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Conflict between Armenia and Azerbaijan threatens energy markets

As the Sunday crisis between Armenia and Azerbaijan in Nagorno-Karabakh escalated, diplomatic efforts are underway to stop the fighting. The clashes have not taken place near the major energy assets so far.

Conflict between Armenia and Azerbaijan threatens energy markets

Analysts said that clashes between Armenia and Azerbaijan, over the Nagorno-Karabakh region, have not yet affected energy supplies from the region, but may hamper oil and gas exports, if the conflict worsens.

Oil and gas-rich Azerbaijan is particularly exposed to any potential disruption to energy exports, although supplies abroad are not close to Nagorno Karabakh.

Major oil giant BP said the business operations at its projects in Azerbaijan were continuing as usual.

Ibrahim Akhmedov, a spokesman for SOCAR, told Reuters that the country's oil and gas infrastructure was operating normally and that its exports were being carried out as usual.

Armenia has the Metsamor nuclear power plant, and it is in a precarious position because it is at risk of earthquakes. Last July, Yerevan warned of security risks in the region. In a July-statement that reflected the potential for the conflict’s escalation, Azerbaijan warned it could strike Armenia’s nuclear power plant if the Armenian forces launched an attack on a strategic water reservoir in Azerbaijan.

“The Armenian side mustn’t forget that the state-of-the-art missile systems our army has are capable of launching a precision strike on the Metsamor nuclear power plant, and that would be a huge tragedy for Armenia,” Azerbaijani Defense Ministry spokesman Vagif Dargyakhly said in a statement.

“The design of our VVR-type reactors is rather old. For instance, they do not have concrete containment domes to contain possible explosion debris,” a national expert on energy at the United Nations Development Programme Ara Marjanyan explained BBC, but added that the reactor withstood the devastating Spitak earthquake and claims it is among one of the 1st nuclear plants in the world "to pass post-Fukushima stress tests.”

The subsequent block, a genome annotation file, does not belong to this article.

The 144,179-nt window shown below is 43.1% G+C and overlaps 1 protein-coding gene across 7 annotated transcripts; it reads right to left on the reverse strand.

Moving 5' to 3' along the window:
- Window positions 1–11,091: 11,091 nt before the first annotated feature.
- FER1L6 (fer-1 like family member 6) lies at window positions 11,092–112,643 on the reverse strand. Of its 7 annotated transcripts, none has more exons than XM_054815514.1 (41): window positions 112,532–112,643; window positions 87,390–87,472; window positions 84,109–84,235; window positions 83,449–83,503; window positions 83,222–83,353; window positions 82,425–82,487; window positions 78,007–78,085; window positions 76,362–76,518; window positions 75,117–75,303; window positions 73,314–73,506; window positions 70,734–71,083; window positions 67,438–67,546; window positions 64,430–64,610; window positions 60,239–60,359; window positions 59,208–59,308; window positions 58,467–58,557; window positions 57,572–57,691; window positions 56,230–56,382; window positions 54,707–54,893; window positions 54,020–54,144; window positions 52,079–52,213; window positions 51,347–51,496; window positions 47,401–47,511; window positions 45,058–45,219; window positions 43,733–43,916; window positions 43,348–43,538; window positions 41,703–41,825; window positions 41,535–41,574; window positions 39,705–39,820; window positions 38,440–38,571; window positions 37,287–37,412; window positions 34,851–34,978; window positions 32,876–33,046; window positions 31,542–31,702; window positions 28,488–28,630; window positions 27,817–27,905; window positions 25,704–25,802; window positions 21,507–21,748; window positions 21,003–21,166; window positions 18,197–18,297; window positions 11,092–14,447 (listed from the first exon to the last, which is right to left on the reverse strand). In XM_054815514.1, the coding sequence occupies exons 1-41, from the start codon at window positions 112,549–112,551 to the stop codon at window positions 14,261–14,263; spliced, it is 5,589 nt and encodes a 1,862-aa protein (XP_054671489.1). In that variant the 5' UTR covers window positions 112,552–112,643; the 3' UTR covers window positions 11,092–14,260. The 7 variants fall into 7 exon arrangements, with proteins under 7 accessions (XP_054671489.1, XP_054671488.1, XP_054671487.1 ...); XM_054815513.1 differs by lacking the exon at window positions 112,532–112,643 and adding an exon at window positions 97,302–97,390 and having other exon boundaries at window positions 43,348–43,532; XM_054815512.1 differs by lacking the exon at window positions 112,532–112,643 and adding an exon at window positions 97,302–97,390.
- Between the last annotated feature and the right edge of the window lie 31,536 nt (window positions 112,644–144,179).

Azerbaijan’s main route for oil exports is the Baku-Tbilisi-Ceyhan pipeline in Turkey, which carries about 80% of its oil exports, and passes through Georgia and from there to the Turkish coast on the Mediterranean, with a capacity of 1.2 million barrels per day, or more than 1% of supplies. Turkey, which has close ties with Azerbaijan, has voiced strong support to Baku in the conflict.

Currently, it exports more than half a million barrels of oil per day. Azerbaijan also exports oil through Russia through the Baku-Novorossiysk pipeline, via Georgia by trains, and also via the Baku-Supsa pipeline.

OilX Consulting said in a comment: “The Nagorno Karabakh conflict raised the concern of the international community, in part because it threatens stability, in an area that forms a corridor for major pipelines that transport oil and gas to world markets.”

Azerbaijan has plans to increase natural gas exports to Europe, and BP is leading an international consortium to develop the Shah Deniz field in Azerbaijan, which is expected to send its first shipments to Europe later this year.

The production capacity of the Shah Deniz 1 field, which has been pumping gas since 2006, is 8 billion cubic meters, and the production of the Shah Deniz 2 field is expected to reach 16 billion cubic meters annually, of which 10 billion cubic meters are allocated to Europe, and 6 billion to Turkey.

And credit ratings agency Standard & Poor’s said it considered the conflict to be in a “slow flare-up” without threatening energy supplies for the time being.

“We will follow up the repercussions on countries’ financial conditions, energy flows and corporate liquidity in the event that the conflict worsens further, “she added.